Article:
Fabrice Arnaud-Crémon has been playing the clarinet since the age of eight. He studied notably with Michel Arrignon and Alain Damiens in Paris.
He is interested in all the possibilities of his instrument going through a large range of original repertory (Mozart, Weber, Brahms, Debussy, Stravinsky, Messiaen, Boulez, etc.) and transcriptions (Julien Opic, Sylvain Blassel, Gérard Chenuet). He often takes part to contemporary music (Philippe
Boivin, Nicolas Frize, Julien Opic, Sylvain Kassap, Christophe Havard, Arturo Gervasoni, Benoît Granier, Jérôme Joy, Christian Wolff, Keith Rowe, François Rossé…).
His artistic curiosity brings him into unusual contexts where he is used to playing chamber music or as a solist.

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Show 616: Rural Futurism: sonic escapade in the heart of Liminaria (Radio Papesse)

Liminaria is a research field project set to create cultural, social and economic sustainable networks in the Fortore Area, a micro region in the province of Benevento, Italy.

At Liminaria, artists and researchers are invited to work together with local communities in building “actions” within the territory; and “actions” is what Maurizio Chiantone, Fernando Godoy, Miguel Isaza and David Velez set in place during their residency in Summer 2016.

Rural Futurism is an open ear towards their encounters in Fortore: field recordings, candid conversations, manipulated sounds, voices and noises from the villages of Ginestra and Montefalcone.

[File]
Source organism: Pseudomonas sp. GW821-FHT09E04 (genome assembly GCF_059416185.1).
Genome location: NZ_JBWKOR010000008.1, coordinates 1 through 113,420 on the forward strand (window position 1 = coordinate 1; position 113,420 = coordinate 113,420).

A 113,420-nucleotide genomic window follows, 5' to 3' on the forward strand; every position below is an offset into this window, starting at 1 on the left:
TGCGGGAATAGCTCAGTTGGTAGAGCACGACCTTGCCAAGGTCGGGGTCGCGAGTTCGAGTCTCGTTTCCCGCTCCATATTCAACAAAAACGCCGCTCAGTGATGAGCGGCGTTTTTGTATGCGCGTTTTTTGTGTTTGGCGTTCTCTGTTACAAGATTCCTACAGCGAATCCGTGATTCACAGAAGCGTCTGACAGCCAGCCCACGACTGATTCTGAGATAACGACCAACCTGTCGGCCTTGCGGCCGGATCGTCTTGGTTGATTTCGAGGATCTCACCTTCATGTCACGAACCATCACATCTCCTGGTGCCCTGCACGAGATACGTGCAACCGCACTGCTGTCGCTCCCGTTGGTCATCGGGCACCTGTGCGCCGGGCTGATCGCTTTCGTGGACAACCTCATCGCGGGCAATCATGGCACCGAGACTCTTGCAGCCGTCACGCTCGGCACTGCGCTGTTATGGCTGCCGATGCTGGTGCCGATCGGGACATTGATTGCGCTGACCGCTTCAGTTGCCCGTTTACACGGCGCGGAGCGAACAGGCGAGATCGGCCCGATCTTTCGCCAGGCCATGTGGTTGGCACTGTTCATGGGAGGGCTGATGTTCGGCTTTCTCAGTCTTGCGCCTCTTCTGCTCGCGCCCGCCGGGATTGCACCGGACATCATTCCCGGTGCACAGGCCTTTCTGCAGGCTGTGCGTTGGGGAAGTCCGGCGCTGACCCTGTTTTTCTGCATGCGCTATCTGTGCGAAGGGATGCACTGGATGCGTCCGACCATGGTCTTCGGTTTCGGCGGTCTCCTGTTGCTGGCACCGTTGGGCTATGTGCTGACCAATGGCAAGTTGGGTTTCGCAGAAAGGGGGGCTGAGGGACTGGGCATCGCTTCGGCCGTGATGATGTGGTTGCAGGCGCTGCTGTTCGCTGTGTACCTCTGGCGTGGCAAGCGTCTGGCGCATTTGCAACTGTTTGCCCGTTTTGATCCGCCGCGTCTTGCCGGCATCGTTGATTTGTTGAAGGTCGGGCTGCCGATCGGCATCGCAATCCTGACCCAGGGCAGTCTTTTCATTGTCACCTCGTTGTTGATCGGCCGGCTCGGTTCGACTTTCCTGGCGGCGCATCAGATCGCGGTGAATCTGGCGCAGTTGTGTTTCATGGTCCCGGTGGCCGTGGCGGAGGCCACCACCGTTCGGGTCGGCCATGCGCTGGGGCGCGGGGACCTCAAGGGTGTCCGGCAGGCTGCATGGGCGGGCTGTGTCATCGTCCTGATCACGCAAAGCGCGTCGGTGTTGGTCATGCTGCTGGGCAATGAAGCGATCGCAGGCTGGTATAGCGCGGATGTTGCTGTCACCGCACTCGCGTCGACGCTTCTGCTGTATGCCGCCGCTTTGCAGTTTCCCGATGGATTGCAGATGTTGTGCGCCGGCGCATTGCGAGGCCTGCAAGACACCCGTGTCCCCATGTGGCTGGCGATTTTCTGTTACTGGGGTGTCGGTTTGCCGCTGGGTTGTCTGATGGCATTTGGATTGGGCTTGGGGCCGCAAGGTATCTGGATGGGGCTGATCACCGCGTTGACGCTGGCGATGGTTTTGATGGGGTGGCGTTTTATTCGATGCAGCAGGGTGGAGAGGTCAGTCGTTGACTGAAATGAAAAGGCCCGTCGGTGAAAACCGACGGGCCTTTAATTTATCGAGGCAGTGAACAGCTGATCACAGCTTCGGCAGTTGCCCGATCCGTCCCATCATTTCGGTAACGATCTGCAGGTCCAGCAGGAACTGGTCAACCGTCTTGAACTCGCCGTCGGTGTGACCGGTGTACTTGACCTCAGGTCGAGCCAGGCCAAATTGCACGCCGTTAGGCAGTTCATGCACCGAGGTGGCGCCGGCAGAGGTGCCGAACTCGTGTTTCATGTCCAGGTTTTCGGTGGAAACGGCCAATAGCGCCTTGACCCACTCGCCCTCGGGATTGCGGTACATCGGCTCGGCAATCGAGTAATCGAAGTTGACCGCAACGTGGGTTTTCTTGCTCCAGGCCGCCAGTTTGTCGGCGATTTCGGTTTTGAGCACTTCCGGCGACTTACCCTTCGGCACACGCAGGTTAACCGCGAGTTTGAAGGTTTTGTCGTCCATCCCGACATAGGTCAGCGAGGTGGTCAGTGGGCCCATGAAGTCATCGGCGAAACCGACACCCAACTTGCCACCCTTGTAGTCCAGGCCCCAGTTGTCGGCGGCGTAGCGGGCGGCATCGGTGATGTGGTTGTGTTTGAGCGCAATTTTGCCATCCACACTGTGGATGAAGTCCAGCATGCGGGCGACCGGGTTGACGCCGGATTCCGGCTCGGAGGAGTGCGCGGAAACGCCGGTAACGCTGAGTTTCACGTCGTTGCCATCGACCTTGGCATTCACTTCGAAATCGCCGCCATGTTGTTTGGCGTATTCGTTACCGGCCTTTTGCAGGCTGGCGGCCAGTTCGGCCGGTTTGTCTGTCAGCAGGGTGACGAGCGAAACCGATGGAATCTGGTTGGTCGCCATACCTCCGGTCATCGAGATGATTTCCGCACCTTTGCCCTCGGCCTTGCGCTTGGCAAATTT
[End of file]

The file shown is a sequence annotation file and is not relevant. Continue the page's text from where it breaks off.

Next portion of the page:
Performances, concerts and wind all merge into a 28 minutes voyage between past and present; old traditions are renewed into public performances and artists David Velez and Fernando Godoy question themselves on the importance of giving back to the local communities that have welcomed them, meanwhile a 84 years old woman recounts her history and the villages transformation.

The last part of the show takes us in the middle of the joyous cacophony that has been an itinerant bell-concert devised by David Velez and Fernando Godoy which saw the participation of the whole community of Montefalcone.
From the children to the elderly people, dozens crossed the village streets and made the them resonate once again with the rural sounds of animal bells and traditional instruments; a procession guided by the sounds of the village church-bells and a single horse-rider, a girl whom, like a modern Don Quixote, defies the present and looks at the future.

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Show 615: radioraum (radio space) by OPCION and Max Höfler (Radio Helsinki)

What is this space between the sender and the receiver? How does this space sound like? Is it possible to bring the sound of this special space to life? Within the framework of a live show at Radio Helsinki OPCION and Max Höfler explored these questions: They build up and manipulated a feedback loop in between the radio station and the radio receiver so that this intermediate space could get available for acoustic experience.

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Show 614: NaEE RoBErts (Radio Nova)

NaEE RoBErts is one of Norwegian visual artist Sandra Mujinga’s audiovisual projects. Mujinga has performed as NaEE RoBErts in both music and art contexts internationally. The materials presented are from “Summer Care”, which is NaEE RoBErts first casette release.

Photo Credit: Hanni Kamaly